The pointer to this article came via email from Chris M. who says, “I recommend that this be tested first on government employees who carry guns and on those who give them orders.”
Several areas of the brain have been shown to be implicated with antisocial personality disorder (ASPD), commonly known as psychopathy or sociopathy. The frontal cortex is the large part of your brain that is responsible for higher reasoning and behavioral traits, and is one of the areas that has been looked at. It’s smaller than normal in individuals with ASPD. Although there is a difference in crime rates between men and women, 77 percent of that difference goes away once you control for frontal cortex volume.
Dysfunction or abnormalities in other brain regions have also been associated with higher rates of crime and ASPD. The septum pellucidum is a region of brain tissue that separates the brain’s fluid-filled spaces, called ventricles. During fetal development, there is an opening inside this tissue that usually closes up within the first few months after birth. Individuals for whom this doesn’t happen have higher rates of arrest and conviction, and score higher for ASPD.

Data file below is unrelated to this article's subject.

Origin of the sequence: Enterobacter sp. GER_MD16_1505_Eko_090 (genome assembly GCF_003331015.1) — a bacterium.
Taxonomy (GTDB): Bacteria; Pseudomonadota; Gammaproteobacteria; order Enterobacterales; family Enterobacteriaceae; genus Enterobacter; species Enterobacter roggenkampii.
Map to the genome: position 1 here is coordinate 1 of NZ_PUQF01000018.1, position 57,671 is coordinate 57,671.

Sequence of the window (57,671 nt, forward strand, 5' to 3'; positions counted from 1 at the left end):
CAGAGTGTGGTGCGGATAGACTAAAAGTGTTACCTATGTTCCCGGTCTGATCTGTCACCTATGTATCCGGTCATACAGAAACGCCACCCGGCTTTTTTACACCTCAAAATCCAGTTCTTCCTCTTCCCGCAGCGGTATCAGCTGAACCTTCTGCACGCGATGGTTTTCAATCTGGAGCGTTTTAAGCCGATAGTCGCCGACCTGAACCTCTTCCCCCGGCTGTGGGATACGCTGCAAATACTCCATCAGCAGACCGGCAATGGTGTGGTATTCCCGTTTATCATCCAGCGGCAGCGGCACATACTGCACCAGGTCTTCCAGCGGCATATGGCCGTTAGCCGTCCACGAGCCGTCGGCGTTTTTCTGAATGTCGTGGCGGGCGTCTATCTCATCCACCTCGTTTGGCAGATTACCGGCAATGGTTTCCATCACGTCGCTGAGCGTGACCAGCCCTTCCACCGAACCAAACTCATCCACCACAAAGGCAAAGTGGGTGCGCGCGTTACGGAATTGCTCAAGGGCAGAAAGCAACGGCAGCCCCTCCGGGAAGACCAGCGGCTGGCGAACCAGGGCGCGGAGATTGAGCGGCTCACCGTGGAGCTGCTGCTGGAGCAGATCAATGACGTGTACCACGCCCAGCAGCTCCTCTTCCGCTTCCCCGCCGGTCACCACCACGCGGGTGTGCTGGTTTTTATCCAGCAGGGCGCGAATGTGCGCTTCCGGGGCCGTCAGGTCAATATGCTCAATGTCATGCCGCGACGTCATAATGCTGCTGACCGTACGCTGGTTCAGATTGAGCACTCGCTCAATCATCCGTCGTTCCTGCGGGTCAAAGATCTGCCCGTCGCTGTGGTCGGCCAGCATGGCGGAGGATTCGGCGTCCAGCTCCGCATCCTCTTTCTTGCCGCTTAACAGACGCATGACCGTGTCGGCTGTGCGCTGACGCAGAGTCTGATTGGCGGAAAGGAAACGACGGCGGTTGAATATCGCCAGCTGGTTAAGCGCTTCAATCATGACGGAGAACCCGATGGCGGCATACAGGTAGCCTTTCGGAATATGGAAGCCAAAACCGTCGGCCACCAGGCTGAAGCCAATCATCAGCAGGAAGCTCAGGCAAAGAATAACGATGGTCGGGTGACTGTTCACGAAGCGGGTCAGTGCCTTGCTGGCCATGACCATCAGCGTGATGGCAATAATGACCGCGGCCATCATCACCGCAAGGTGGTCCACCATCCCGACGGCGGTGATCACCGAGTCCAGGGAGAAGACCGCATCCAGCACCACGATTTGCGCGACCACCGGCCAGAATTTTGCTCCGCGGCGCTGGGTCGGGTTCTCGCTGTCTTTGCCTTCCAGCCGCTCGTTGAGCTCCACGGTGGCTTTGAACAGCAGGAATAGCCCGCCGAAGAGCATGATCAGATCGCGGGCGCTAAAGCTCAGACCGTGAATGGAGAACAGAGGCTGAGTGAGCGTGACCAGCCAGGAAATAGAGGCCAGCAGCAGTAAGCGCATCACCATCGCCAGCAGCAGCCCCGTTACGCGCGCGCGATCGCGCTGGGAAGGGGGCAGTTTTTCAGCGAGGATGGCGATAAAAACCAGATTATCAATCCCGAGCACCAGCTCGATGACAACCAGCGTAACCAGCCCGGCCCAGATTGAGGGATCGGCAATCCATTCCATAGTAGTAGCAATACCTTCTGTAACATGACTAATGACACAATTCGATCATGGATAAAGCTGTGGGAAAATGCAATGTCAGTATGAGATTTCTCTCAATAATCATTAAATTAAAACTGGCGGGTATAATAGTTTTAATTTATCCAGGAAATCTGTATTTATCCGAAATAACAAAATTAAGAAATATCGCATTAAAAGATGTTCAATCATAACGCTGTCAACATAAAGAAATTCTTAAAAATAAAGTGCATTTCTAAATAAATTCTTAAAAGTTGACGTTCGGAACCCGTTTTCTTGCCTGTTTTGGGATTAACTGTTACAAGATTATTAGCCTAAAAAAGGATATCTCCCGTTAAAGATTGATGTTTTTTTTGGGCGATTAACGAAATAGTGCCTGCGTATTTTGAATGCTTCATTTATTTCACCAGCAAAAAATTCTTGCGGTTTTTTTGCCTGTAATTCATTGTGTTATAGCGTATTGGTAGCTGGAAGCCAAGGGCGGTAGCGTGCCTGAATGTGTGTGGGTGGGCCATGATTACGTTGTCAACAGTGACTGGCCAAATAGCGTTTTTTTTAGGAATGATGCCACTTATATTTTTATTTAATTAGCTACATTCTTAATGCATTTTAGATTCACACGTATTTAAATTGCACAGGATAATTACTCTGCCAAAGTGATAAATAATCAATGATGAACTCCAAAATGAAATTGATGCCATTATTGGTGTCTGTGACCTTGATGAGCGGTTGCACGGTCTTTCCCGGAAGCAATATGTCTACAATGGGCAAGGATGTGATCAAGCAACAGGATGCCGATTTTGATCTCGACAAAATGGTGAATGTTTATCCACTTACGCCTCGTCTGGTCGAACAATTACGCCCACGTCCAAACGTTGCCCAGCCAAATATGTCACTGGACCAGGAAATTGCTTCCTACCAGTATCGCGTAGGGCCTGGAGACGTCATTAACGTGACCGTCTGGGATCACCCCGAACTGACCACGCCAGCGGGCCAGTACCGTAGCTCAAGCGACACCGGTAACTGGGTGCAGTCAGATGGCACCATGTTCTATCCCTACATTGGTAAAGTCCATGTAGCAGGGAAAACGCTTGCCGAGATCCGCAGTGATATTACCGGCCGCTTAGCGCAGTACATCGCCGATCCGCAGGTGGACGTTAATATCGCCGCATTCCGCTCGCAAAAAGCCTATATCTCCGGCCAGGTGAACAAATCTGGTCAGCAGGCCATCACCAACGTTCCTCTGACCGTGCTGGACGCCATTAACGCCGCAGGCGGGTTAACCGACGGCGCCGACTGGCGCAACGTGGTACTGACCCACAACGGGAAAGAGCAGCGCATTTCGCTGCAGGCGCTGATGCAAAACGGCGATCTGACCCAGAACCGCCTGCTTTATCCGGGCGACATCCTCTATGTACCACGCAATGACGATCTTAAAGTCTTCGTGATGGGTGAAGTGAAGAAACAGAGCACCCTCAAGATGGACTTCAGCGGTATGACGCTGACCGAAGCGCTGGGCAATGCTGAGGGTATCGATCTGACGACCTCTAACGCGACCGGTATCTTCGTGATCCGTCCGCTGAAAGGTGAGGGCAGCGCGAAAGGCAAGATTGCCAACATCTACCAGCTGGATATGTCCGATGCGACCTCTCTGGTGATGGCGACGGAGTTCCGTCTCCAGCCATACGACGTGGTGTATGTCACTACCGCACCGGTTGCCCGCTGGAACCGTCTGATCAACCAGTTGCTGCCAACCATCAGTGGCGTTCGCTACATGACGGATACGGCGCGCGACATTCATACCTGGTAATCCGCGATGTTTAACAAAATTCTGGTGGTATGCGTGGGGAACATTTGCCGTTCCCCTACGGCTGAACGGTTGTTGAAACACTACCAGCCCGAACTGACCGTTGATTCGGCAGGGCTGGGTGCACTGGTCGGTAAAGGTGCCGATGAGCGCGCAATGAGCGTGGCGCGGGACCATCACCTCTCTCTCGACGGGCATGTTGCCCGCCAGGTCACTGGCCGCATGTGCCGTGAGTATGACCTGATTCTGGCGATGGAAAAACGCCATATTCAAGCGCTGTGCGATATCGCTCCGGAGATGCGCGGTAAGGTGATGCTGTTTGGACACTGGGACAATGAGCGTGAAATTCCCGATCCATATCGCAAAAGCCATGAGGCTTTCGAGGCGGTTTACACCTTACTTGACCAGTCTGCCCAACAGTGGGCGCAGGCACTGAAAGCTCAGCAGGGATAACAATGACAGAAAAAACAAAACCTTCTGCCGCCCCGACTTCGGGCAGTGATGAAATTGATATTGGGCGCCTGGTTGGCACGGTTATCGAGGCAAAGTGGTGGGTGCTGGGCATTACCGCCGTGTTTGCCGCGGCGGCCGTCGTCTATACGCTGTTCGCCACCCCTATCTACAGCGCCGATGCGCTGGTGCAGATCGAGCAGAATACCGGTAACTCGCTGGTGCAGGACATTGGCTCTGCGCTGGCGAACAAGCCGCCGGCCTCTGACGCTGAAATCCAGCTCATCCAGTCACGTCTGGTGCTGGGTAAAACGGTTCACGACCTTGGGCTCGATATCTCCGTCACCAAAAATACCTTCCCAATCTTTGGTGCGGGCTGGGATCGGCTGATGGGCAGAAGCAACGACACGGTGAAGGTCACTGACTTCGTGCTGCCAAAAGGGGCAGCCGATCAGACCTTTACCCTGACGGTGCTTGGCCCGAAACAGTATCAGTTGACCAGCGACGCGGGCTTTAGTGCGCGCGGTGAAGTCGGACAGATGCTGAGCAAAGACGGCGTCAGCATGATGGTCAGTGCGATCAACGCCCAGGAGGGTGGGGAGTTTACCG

A key center of emotion activity in the brain, the amygdala, is another important region, and a study comparing ASPD and normal brains found deformations and a significant reduction in volume in the ASPD cohort. These were centered on the basolateral nucleus, which is responsible for fear conditioning. This suggests that one possible source of differences (or one of several interweaving mechanisms) is that ASPD-affected individuals don’t form the same sort of response to fear as normal people.